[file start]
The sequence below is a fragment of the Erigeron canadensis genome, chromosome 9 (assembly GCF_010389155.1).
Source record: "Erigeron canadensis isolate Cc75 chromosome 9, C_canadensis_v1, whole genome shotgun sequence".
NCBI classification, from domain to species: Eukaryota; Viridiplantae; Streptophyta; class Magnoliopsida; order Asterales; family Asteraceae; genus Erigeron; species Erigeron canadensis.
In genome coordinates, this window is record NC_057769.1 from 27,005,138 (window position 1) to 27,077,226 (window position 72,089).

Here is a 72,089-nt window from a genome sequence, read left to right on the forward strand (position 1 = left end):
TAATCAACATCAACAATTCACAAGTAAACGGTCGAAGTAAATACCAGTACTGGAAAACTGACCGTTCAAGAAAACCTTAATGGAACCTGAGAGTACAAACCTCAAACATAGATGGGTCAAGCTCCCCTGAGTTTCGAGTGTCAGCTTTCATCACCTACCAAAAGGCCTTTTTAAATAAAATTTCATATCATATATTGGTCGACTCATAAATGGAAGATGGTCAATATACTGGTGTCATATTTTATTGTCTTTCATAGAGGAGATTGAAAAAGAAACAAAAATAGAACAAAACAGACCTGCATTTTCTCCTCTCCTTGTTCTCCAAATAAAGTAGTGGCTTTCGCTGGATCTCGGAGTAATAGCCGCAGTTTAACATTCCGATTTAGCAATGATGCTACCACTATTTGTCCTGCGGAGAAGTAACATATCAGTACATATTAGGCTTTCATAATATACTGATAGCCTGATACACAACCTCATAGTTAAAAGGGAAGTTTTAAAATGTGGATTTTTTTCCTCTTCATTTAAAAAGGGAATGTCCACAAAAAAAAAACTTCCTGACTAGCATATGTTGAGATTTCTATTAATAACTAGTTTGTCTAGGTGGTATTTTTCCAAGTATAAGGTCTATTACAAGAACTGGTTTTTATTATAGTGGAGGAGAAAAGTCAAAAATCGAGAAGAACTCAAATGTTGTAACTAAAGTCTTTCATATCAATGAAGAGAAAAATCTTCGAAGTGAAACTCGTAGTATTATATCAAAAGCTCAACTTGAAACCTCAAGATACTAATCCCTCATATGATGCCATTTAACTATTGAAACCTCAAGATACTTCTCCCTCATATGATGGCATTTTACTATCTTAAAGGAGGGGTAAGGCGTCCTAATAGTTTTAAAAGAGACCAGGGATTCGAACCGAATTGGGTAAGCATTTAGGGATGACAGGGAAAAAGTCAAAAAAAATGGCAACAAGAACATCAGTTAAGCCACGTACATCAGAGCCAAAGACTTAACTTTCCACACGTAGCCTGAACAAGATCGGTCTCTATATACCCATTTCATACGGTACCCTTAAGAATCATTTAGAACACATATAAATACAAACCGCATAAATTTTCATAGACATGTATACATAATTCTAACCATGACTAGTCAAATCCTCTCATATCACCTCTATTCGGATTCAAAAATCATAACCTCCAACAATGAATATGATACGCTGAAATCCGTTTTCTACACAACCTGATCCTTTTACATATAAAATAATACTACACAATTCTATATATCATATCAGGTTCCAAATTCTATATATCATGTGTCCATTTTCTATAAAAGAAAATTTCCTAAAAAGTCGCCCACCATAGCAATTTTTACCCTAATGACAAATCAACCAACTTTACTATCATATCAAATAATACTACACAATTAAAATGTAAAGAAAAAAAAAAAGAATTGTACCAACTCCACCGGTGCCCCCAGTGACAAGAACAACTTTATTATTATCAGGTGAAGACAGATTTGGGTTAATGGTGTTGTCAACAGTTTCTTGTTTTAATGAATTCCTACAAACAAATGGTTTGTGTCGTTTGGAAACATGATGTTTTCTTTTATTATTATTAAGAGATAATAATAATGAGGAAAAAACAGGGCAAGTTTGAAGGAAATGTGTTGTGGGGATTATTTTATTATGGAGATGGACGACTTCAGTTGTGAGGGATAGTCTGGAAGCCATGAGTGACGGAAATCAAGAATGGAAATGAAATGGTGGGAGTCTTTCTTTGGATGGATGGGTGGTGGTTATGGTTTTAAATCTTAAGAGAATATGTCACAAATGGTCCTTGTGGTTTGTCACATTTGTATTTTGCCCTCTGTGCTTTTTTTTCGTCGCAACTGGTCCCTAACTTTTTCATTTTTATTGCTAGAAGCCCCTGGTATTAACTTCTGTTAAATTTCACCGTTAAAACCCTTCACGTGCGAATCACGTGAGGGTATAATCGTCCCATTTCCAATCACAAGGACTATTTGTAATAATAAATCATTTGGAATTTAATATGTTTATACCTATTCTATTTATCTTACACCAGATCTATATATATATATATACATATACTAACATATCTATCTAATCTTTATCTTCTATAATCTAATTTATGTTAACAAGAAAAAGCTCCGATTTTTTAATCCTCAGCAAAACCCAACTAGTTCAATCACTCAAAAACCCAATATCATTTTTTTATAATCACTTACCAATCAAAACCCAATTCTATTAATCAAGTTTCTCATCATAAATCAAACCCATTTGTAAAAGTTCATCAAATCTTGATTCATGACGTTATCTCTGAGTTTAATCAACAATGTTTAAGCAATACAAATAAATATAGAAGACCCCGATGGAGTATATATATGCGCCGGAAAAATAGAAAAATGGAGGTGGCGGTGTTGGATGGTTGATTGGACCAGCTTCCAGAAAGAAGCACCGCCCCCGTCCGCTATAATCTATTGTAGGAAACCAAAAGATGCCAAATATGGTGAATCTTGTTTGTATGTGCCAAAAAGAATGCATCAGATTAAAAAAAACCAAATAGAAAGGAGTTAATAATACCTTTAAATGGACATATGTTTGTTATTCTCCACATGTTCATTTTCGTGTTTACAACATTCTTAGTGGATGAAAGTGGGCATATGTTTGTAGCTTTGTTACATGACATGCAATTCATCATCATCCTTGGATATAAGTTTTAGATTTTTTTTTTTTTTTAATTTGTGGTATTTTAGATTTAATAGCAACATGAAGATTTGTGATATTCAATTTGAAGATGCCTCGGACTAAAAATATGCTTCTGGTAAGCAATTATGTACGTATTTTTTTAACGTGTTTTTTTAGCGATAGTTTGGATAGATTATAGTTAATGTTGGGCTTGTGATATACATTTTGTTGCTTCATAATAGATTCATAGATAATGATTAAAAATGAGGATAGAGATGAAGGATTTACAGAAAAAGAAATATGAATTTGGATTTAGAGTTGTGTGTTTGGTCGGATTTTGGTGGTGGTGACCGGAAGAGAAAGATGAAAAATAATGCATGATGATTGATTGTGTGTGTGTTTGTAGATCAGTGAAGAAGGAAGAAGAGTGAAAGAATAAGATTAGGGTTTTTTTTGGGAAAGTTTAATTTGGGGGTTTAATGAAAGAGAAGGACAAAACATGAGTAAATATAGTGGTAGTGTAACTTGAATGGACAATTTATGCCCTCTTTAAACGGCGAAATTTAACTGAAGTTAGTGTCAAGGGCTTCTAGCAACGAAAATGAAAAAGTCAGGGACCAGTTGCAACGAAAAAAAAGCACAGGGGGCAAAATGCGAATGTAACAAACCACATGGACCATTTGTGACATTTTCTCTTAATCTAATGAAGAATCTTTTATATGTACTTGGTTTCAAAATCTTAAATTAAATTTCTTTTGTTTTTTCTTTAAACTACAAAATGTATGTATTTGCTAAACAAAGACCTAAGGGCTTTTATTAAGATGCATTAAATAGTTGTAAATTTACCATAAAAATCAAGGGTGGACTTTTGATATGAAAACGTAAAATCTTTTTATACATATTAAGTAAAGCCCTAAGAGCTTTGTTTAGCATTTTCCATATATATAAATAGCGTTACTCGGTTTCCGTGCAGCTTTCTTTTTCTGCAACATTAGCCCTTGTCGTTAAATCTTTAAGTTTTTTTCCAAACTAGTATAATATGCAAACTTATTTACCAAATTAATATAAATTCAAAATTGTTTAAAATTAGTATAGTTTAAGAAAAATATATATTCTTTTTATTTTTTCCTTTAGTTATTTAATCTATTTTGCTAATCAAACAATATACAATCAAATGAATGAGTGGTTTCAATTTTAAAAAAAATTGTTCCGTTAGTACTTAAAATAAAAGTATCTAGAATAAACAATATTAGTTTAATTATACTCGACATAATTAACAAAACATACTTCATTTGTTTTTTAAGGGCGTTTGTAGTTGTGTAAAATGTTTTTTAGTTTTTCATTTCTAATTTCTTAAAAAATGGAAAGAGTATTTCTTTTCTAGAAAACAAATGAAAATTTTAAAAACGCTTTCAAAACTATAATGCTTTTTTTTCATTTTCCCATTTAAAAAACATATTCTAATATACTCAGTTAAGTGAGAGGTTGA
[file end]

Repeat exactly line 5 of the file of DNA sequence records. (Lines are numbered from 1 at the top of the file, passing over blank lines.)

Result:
Here is a 72,089-nt window from a genome sequence, read left to right on the forward strand (position 1 = left end):